Candida Cleanse Diet: Does This Work — and Is It Safe?

There’s no shortage of anti-Candida, Candida cleanse or anti-yeast diet listings and information online offering ways to prevent or treat yeast infections. Many of those same diets also claim to relieve a wide range of symptoms related to gut health.

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Candida is a type of yeast that typically lives inside the body in places like the mouth, throat, gut and genitals. There are hundreds of species of Candida yeasts. The most common is Candida albicans.

Their presence is normal and isn’t a problem alone. The Centers for Disease Control and Prevention notes that about 20% of women normally have Candida in the vagina without having any symptoms. But when Candida grows out of control, it can cause infections. The most common type of yeast infection are vaginal yeast infections. It’s estimated that 3 in 4 women have at least one yeast infection in their lifetime.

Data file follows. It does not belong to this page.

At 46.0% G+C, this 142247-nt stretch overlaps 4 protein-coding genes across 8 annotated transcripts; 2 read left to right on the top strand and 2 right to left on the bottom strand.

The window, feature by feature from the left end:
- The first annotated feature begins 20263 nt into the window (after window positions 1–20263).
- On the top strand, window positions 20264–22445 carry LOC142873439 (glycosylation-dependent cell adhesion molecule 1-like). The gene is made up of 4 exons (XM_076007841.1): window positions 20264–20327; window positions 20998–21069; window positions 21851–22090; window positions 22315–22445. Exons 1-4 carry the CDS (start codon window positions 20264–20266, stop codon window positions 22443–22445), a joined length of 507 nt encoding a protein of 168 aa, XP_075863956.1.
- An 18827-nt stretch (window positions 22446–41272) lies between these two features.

[Read: Top Pharmacist-Recommended Women’s Health Medicines.]

Candida vs. Yeast Infection

Because yeast infections are so common, numerous anti-Candida diets have bloomed in response. The most popular is the Candida diet, which subscribes to the notion that sugar feeds so-called Candida overgrowth, usually in the gut, leading to a range of problems that extend beyond one’s intestines. These problems — which are described as “symptoms of Candida” — range from yeast infections to digestive issues, sinus infections, food allergies, mild depression and joint pain.

Lisa Richards, a certified nutrition coach and creator of the Candida diet, is a proponent of the belief that Candida in the gut can cause such wide ranging symptoms.

In describing the diet online, she states: “By improving your gut health and restoring the balance of the bacteria and yeast that live inside your body, you can get relief from Candida symptoms like bloating, indigestion, yeast infections, fatigue, nausea, diarrhea and gas.”

Richards further wrote in an email: “The Candida diet is a low-sugar, anti-inflammatory diet designed to reduce the colonization of Candida in the gut and lower the incidence of yeast infections and other symptoms.” It’s also a gluten-free diet.